Join Judy Steiner-Williams for an in-depth discussion in this video Being concise, part of Writing Proposals.
- Certainly your proposal needs to be complete.…But that doesn't mean that the…more pages you fill the more complete it is.…In fact, less may be even better.…Why?…Think how you might react if you were the one…having to read multiple proposals.…They're either in paper form on your desk…or you open up the electronic file.…Either way, one of the first things you might do…is thumb through or scroll down to see…how many pages you're going to have to read,…and you'll choose the longest proposal to read first, right?…Not if you're like I am.…
I'll choose the shortest one first.…Why?…Because reading long documents of any type…can be overwhelming and painful.…i wanna know in as simple, direct,…concise, understandable writing as possible.…The key things I'm looking for:…You may have heard the expression 'cut to the chase.'…An expression that originated in early silent films,…meaning get to the point without wasting time.…That's exactly what successful proposal writers do:…Get to the point without wasting the reader's time,…
- Reading the RFP and asking questions
- Understanding different proposal types
- Following the writing process
- Connecting the dots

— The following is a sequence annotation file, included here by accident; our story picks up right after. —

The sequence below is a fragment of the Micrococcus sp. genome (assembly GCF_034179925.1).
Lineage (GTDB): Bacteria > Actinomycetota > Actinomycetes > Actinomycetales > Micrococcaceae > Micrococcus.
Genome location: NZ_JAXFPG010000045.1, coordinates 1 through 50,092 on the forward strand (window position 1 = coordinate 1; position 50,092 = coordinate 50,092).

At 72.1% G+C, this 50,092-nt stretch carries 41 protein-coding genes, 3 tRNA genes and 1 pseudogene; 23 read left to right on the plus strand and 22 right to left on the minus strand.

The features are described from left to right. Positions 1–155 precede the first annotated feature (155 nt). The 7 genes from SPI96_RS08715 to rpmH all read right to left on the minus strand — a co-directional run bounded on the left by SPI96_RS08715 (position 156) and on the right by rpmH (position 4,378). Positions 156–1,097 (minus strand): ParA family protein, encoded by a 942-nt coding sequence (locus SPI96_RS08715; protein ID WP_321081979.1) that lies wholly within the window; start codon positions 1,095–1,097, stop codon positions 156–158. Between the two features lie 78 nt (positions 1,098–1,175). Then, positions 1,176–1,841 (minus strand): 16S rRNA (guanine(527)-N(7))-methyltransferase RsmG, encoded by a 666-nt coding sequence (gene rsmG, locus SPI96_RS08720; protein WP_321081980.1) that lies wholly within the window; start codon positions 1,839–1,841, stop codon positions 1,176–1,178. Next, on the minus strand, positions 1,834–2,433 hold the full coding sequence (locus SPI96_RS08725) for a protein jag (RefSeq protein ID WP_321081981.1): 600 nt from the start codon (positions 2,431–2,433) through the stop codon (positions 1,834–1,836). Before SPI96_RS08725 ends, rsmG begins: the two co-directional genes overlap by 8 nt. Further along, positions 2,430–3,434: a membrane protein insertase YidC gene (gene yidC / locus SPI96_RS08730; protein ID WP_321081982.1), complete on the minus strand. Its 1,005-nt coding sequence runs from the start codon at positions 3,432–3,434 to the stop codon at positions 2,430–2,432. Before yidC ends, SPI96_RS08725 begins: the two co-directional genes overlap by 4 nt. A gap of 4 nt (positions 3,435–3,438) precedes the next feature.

- Researching the company
- Using the client's jargon
- Understanding what parts to include
- Following up on a proposal
Skill Level Intermediate
Writing Recommendationswith Judy Steiner-Williams10m 57s Intermediate
1. Understanding the Proposal
2. Types of Proposals
3. Responding to an RFP
4. Customizing the Proposal
5. What to Include
6. Following Up
Next steps2m 35s
- Mark as unwatched
- Mark all as unwatched
Are you sure you want to mark all the videos in this course as unwatched?
This will not affect your course history, your reports, or your certificates of completion for this course.Cancel
Take notes with your new membership!
Type in the entry box, then click Enter to save your note.
1:30Press on any video thumbnail to jump immediately to the timecode shown.
Notes are saved with you account but can also be exported as plain text, MS Word, PDF, Google Doc, or Evernote.